‘Our small startup makes and sells small-batch olive oil. While we’ve worked hard to employ environmentally friendly and natural farming methods, we want to be sustainable throughout the company, including the materials we use for the product. As a small-batch business where quantity is not on our side, and with very limited resources, how do we find a solution that works for us, the customer and the planet?’
The first step is to think about your brand mission. Unless it’s renewable, fully recycled and biodegradable, every resource has an environmental impact. It’s worth noting the pros and cons of any solution you choose. Do you or your customers care more about the miles travelled, the price point, using something recycled, or that the packaging will fully biodegrade and return to the earth?
‘Be honest about where you’re at – and the limitations. The worst thing is to overstate or “greenwash”. If you do have a lot of interested customers, let them offer solutions and do the research for you – turn it into a marketing opportunity, competition or call out.
‘This is also a great way of building partnerships with different sectors. Keep researching material innovation (and traditional methods – usually more sustainable) and attending relevant events. We’ve struck gold with suppliers before, ensuring smaller minimums by charming them in person. If you can’t find what you’re looking for among your competitors, look outside your industry at what materials are being used in other fields. See if that method can apply, or if you can somehow use their waste.
‘It worked for us when we partnered with Traid to use their textile waste for our collections. Now we’ve scaled up, we use natural fibres instead that are near carbon neutral to manufacture... but still need to be shipped over from India, so we have to weigh up the carbon footprint either way.
At the same time, be brave. The impact of sustainability over inaction is so worth the risk.’
‘Keeping emissions low and doing as much as you can to keep your packaging supply chain as local as possible is crucial. This can be surprisingly time-consuming in the beginning as there is no large online database of UK suppliers, as there are in countries such as China and India, so you may need to go old school. Use yell.com and go to packaging trade shows. Get on the phone – and if you get a no from one supplier ask them to recommend another.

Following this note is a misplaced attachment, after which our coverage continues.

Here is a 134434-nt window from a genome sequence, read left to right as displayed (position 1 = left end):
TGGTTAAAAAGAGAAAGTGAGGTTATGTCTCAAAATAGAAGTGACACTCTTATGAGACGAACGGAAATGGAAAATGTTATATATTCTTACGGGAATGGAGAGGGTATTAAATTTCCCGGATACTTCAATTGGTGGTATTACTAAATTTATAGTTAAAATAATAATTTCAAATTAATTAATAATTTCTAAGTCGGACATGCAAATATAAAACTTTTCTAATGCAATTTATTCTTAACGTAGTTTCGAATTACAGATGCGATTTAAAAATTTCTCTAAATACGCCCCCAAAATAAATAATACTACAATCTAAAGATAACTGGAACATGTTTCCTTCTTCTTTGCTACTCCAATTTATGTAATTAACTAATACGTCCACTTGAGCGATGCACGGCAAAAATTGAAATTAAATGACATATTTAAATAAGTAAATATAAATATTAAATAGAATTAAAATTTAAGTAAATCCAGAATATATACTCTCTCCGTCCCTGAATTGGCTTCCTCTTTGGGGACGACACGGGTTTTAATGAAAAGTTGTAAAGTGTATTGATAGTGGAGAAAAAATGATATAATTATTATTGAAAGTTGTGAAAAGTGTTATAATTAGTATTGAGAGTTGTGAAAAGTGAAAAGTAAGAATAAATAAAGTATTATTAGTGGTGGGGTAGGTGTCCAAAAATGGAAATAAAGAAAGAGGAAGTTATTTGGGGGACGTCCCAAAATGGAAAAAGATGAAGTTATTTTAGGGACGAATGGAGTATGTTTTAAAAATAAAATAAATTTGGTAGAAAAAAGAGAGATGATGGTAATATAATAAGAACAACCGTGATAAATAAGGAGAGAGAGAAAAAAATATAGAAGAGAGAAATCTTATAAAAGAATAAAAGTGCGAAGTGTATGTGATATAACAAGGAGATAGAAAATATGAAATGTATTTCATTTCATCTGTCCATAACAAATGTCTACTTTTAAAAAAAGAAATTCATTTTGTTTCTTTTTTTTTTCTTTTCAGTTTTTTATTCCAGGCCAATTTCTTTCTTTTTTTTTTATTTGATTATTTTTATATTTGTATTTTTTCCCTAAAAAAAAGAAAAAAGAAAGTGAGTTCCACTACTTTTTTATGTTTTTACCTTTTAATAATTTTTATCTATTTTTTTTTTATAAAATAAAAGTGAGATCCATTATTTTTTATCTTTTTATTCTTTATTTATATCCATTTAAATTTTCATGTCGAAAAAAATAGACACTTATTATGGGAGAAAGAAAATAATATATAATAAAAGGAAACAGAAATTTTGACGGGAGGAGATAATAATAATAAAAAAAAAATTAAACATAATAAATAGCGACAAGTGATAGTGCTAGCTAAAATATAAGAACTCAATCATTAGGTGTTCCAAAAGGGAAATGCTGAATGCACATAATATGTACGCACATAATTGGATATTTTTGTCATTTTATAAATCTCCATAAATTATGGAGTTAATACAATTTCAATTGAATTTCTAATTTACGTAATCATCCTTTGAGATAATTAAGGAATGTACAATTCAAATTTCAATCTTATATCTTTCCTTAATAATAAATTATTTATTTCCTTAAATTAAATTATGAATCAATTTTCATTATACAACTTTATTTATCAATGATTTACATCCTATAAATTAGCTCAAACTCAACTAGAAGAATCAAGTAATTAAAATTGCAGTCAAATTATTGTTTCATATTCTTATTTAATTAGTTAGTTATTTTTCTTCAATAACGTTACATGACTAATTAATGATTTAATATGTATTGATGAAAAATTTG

‘If you have to charge a little more because of these sustainable measures, as long as you are transparent, consumers should be understanding. As you grow, things will become more affordable. Sourcing materials from smaller local companies takes more patience and work – and you often need to chase and hand hold – but it’s worth it in the long run.
‘If you’re delivering small batches, think about using zero-emissions couriers such as Zedify. Establish relationships with zero-waste stores you know. This could be a great route for you as zero waste becomes more popular and adopted by larger retailers such as John Lewis. In the long term, if you focus on this you could potentially bypass the packaging problem altogether. By becoming the most environmentally-friendly producer of your product you might then be able to deliver in bulk – and people can fill up using their own containers.’
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This article was first published in Courier Issue 32, December/January 2020. To purchase the issue or become a subscriber, head to our webshop.